- March 2019
- President’s Notes
- Perrin Edges Shearing Field
- Guest Opinion Shearer Teaches Tips, Tricks
- Convention: Annual Convention Carries Industry Into New Year
- Convention: Award Winners Accept Well-Deserved Honors
- Convention: AWC Wants Consumers to Experience American Wool
- Convention: YE’s Prove Competitive & Determined
- Convention: Lamb Council Examines Technology
- Convention: Monitoring Fake Meat
- Convention: Stakeholders Look to Harness Data
- Convention: Managing Parasites in an Age of Drug Resistance
- Convention: Resource Mgt. Take Aim at 2019 Goals
- Convention: Fungus is Coming
- Convention: Producers, Fishermen Share Common Problems
- Convention: Make It With Wool Fashion Show
- Market Report
- Around the States
- The Last Word
Resource Management Takes Aim at 2019 Goals
ASI Senior Policy & Information Director
The meeting of the Resource Management Council during the ASI Annual Convention covered a wide array of topics from interactions with wildlife to environmental regulations.
Presenting on ASI’s activities in the last year, it is clear that headway is being made on a number of fronts while much work still remains. On wildlife interactions, sheep producers continue to bear the brunt of bighorn sheep death losses across the west, despite a lack of contact in many cases and the publication of research showing pathogens in other wildlife. The committee discussed recent pneumonia outbreaks reported on Antelope Island in Utah, the Black Hills of South Dakota and San Gorgonio mountain in southern California.
These areas are isolated from domestic sheep but populated by other species known to carry mycoplasma ovipneumoniae as shown in research published in Emerging Infectious Diseases. The meeting focused on the need to review and revaluate the current risk of contact modeling available, to ensure sheep producers are not needlessly being driven off the range.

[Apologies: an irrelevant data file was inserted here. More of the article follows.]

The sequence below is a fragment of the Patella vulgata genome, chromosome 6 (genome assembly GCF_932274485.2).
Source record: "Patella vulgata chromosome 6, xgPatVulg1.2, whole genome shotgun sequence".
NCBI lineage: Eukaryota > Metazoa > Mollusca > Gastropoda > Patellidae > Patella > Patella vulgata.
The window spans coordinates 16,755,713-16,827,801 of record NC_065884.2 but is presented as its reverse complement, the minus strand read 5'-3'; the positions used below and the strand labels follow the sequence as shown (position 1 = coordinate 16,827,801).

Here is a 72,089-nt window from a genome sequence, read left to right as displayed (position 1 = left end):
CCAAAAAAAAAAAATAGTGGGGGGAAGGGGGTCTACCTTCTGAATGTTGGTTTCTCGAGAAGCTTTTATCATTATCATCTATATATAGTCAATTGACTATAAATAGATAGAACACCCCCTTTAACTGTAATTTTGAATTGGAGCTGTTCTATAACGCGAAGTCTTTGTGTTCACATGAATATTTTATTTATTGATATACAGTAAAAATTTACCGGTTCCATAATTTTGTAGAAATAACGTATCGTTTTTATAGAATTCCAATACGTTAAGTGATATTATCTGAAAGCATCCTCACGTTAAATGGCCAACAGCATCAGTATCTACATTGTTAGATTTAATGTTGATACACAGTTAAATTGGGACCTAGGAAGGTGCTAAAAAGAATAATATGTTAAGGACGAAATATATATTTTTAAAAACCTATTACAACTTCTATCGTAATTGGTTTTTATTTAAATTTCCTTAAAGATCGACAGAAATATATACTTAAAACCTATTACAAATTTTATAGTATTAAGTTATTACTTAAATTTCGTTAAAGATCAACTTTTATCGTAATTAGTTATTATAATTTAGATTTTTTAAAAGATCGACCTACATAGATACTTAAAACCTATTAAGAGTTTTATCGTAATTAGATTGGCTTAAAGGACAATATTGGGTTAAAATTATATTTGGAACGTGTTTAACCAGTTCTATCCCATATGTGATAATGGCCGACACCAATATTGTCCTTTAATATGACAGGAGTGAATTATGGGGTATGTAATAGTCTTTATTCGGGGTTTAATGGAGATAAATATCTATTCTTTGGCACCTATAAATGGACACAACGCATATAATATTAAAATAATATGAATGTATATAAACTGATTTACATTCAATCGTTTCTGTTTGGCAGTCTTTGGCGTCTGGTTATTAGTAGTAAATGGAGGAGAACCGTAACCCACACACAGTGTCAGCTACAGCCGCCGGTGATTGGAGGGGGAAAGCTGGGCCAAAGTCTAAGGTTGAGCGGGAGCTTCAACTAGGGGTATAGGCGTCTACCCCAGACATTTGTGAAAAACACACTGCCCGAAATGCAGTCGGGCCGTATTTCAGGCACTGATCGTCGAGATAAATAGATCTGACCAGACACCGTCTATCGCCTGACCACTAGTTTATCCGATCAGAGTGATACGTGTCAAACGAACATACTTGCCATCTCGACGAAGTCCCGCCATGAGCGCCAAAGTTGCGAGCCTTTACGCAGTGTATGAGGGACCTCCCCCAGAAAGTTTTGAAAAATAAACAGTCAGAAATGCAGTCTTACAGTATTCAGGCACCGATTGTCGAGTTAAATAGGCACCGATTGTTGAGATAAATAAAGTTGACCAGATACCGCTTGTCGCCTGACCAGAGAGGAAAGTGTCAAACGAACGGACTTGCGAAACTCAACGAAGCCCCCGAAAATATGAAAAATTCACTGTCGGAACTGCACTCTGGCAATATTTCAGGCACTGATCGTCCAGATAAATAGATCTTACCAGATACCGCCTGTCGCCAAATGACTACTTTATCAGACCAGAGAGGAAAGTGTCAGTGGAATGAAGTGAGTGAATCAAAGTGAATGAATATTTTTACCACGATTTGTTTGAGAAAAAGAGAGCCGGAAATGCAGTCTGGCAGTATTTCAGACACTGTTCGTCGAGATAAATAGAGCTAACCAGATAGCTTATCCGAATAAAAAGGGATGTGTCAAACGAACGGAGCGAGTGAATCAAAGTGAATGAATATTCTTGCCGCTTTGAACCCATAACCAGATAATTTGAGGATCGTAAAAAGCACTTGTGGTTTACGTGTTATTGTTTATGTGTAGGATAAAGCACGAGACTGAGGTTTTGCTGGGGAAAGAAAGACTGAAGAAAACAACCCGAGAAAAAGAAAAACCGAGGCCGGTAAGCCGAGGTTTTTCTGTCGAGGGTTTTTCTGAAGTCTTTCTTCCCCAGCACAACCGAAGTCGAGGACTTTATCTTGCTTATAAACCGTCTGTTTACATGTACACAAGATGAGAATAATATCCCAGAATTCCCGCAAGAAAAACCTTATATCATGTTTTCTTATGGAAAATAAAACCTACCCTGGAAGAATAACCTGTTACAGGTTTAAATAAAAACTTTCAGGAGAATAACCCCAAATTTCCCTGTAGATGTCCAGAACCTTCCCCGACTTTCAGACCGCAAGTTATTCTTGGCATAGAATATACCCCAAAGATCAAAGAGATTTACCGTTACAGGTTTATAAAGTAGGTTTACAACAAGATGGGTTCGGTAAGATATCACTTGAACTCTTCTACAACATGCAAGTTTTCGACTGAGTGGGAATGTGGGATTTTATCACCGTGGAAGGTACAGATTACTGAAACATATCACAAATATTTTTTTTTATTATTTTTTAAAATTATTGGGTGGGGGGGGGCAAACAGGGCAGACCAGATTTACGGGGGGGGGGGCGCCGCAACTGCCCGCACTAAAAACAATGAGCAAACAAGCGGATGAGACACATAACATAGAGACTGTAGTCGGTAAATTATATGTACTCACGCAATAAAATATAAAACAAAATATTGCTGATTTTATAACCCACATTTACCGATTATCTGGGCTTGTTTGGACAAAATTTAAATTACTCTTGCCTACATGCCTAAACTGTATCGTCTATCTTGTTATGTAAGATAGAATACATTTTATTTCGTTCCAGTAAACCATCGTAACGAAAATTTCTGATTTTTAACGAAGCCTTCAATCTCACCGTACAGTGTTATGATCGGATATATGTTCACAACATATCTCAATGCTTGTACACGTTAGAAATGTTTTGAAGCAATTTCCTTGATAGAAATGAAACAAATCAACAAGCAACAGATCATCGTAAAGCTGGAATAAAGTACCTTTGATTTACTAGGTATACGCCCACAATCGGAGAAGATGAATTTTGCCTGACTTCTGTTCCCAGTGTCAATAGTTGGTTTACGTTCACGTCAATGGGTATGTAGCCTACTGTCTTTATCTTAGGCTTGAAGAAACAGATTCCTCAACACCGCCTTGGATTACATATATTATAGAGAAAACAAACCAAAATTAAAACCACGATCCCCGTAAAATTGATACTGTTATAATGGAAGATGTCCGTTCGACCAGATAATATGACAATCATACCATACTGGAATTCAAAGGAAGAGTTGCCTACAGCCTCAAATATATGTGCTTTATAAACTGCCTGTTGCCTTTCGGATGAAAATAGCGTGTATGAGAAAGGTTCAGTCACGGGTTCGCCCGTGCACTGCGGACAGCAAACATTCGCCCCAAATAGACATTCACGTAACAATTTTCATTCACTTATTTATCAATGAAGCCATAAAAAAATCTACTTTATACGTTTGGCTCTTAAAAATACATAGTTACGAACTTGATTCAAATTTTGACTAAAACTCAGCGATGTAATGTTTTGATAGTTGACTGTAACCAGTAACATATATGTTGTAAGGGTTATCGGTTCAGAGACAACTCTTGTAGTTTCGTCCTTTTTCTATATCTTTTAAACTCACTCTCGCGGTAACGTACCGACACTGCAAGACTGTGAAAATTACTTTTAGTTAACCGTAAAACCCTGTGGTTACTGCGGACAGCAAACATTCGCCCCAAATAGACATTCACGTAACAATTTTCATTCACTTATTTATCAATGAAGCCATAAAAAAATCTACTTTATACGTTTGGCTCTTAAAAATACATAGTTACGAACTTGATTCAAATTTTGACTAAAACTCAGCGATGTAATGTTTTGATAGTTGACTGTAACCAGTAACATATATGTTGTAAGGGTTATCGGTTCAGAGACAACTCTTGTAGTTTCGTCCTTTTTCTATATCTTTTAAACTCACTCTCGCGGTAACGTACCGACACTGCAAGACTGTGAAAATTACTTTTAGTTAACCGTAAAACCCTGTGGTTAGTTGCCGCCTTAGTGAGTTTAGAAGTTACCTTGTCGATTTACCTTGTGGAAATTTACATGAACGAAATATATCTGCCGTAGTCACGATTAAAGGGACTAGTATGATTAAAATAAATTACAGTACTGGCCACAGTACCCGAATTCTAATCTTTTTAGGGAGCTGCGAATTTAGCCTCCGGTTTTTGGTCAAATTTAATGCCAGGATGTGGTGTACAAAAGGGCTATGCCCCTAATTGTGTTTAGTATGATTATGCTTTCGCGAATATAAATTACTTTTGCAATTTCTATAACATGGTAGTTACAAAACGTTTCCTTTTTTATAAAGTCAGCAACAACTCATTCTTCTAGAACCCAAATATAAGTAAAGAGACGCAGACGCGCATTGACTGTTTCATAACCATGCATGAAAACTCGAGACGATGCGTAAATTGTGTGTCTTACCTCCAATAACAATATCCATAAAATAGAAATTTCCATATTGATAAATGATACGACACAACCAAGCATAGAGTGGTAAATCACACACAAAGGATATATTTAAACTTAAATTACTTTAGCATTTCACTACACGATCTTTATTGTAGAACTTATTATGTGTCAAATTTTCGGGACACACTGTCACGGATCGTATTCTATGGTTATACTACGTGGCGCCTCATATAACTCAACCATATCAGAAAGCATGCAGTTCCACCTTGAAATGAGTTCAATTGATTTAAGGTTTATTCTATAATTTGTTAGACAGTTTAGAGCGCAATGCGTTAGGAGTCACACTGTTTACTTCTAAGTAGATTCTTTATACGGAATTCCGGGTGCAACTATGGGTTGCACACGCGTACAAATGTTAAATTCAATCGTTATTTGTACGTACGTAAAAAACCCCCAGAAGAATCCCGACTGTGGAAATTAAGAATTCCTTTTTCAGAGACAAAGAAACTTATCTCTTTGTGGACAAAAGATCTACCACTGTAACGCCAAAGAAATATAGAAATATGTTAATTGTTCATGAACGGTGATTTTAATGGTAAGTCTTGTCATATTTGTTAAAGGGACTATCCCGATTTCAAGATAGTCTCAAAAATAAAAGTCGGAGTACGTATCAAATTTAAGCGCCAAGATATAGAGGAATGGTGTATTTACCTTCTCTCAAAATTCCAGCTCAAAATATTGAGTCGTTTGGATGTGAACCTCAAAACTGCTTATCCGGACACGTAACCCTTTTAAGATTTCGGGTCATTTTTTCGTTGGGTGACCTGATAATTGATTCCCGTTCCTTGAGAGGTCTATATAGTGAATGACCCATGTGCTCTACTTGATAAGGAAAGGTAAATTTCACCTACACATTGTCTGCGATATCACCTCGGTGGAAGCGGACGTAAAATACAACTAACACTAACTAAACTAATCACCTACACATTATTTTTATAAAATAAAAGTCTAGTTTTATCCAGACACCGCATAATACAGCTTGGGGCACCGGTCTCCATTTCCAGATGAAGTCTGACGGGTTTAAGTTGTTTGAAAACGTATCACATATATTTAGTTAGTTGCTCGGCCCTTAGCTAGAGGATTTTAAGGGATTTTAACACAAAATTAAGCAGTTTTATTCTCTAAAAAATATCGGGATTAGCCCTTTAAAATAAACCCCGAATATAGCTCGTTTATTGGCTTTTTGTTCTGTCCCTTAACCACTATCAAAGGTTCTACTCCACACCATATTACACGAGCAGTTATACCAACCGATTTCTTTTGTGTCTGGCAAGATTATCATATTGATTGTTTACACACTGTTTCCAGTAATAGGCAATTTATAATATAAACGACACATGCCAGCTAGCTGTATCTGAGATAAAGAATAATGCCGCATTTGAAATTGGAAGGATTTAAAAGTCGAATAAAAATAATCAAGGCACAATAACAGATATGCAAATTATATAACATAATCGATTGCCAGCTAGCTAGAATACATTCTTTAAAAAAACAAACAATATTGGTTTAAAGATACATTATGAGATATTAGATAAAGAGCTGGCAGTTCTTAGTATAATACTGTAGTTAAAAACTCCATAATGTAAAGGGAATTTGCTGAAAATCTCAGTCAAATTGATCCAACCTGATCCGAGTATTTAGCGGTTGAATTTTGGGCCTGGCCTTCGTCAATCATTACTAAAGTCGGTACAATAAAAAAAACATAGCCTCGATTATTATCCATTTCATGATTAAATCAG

While the industry strongly supported language in the Farm Bill that would have provided alternative allotments to producers operating on federal lands in the event of a conflict with wildlife, that language was not ultimately included in the final bill. The Resource Council expressed its appreciation to Rep. Liz Cheney (Wyo.) for her support and reiterated support for similar language in the future. Litigation continues to drive poor land management decisions at the federal level with a new lawsuit filed by the Center for Biodiversity and Western Watersheds in southern Colorado.
That said, the industry did welcome a strong Farm Bill and for the Resource Council, the exclusion of language that would have limited the placement of M-44’s was a hard-fought victory. ASI’s members remain committed to the fact that there is no reason for a distance requirement for placement of M-44’s on private property and continues to work to ensure producers have access to these valuable predator control tools. ASI discussed recently filed comments to the Environmental Protection Agency regarding their periodic review of sodium cyanide, largely supporting the agency’s findings but pushing back on a distance requirement and placement near frozen bodies of water. Predation remains a top concern for producers across the nation and the industry needs both lethal and non-lethal methods of control to remain viable.
Unfortunately, Endangered Species Act reform did not move in the last Congress despite a strong bi-partisan package of amendments coming out of the Western Governor’s Association and carried by Sen. John Barrasso (Wyo.). However, with critical revisions to the Waters of the United States rule underway there is room for optimism on the regulatory front. ASI members will be discussing many of these issues during this month’s Spring Trip to Washington, D.C.